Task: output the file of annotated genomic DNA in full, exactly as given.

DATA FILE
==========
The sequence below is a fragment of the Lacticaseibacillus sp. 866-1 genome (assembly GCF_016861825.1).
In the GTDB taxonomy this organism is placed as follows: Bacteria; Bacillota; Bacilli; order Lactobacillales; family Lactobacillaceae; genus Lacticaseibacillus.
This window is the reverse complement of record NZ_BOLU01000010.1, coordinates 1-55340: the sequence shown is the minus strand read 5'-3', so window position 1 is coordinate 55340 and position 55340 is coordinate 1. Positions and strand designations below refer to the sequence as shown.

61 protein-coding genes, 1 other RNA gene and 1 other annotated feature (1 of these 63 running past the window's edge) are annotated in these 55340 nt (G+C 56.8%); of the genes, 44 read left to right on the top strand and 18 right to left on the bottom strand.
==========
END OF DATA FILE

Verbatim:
The sequence below is a fragment of the Lacticaseibacillus sp. 866-1 genome (assembly GCF_016861825.1).
In the GTDB taxonomy this organism is placed as follows: Bacteria; Bacillota; Bacilli; order Lactobacillales; family Lactobacillaceae; genus Lacticaseibacillus.
This window is the reverse complement of record NZ_BOLU01000010.1, coordinates 1-55340: the sequence shown is the minus strand read 5'-3', so window position 1 is coordinate 55340 and position 55340 is coordinate 1. Positions and strand designations below refer to the sequence as shown.

61 protein-coding genes, 1 other RNA gene and 1 other annotated feature (1 of these 63 running past the window's edge) are annotated in these 55340 nt (G+C 56.8%); of the genes, 44 read left to right on the top strand and 18 right to left on the bottom strand.